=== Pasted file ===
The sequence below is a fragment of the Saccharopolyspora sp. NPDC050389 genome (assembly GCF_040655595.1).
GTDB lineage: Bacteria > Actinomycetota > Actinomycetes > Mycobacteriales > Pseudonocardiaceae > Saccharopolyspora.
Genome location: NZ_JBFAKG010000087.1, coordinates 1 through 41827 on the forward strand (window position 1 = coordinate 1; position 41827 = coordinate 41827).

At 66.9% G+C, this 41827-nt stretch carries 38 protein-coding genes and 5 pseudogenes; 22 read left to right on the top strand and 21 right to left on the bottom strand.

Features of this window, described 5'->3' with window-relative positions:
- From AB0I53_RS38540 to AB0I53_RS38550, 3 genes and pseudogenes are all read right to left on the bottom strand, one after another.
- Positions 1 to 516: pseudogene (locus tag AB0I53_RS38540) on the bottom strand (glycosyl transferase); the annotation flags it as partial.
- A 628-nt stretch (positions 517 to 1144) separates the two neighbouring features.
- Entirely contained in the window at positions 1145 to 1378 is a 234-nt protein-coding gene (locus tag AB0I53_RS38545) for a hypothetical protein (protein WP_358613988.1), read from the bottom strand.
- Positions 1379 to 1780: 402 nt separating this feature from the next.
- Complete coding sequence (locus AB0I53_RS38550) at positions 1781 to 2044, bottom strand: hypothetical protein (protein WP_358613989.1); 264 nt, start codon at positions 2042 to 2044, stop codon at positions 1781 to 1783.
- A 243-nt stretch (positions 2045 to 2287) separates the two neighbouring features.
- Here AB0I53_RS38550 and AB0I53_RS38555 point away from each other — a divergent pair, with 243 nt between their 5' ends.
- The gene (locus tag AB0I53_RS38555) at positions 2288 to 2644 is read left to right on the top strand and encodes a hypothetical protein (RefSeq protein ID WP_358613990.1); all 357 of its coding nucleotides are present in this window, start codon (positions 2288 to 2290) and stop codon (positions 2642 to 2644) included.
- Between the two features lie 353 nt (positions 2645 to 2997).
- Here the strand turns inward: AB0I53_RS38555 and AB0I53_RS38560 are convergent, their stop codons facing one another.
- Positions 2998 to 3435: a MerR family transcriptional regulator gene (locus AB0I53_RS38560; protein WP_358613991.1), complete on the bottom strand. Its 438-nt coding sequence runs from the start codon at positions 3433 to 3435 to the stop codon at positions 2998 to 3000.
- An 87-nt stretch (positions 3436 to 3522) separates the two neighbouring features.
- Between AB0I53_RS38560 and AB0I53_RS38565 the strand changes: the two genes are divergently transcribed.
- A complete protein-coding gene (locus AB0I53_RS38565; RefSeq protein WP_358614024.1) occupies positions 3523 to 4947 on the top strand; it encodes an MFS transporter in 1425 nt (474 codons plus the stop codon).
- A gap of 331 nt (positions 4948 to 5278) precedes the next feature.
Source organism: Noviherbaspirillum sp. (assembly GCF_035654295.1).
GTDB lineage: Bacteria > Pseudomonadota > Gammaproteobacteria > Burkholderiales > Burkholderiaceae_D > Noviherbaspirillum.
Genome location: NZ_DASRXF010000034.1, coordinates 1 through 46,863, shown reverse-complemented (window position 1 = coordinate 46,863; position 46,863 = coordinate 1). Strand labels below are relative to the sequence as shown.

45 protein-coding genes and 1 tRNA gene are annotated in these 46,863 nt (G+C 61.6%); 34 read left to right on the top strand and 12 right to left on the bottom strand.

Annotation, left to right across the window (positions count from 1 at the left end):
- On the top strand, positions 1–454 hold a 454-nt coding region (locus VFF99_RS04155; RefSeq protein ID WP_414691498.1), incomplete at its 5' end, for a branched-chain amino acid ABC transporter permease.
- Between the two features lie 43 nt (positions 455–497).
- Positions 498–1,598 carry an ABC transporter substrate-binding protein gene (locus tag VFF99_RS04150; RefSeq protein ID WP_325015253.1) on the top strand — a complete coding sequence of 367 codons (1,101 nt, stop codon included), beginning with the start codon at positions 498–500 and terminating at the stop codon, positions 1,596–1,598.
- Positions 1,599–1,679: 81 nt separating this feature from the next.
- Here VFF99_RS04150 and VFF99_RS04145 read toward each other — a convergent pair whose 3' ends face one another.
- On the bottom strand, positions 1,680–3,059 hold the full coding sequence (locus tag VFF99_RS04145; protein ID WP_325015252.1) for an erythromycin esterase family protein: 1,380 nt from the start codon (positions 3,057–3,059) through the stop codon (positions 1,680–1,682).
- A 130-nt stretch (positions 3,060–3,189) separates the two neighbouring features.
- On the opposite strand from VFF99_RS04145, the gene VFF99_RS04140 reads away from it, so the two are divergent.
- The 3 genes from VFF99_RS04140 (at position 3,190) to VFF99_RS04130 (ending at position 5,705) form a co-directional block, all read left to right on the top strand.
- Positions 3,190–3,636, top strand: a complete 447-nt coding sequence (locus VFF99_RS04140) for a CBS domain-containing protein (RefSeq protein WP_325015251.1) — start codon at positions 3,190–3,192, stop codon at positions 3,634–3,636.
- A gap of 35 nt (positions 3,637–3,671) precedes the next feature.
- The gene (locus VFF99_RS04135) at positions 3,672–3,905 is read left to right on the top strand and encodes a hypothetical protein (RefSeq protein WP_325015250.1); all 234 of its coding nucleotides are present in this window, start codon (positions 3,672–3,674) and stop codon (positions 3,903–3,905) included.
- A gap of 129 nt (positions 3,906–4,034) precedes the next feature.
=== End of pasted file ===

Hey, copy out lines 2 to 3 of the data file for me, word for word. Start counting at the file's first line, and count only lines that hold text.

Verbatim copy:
GTDB lineage: Bacteria > Actinomycetota > Actinomycetes > Mycobacteriales > Pseudonocardiaceae > Saccharopolyspora.
Genome location: NZ_JBFAKG010000087.1, coordinates 1 through 41827 on the forward strand (window position 1 = coordinate 1; position 41827 = coordinate 41827).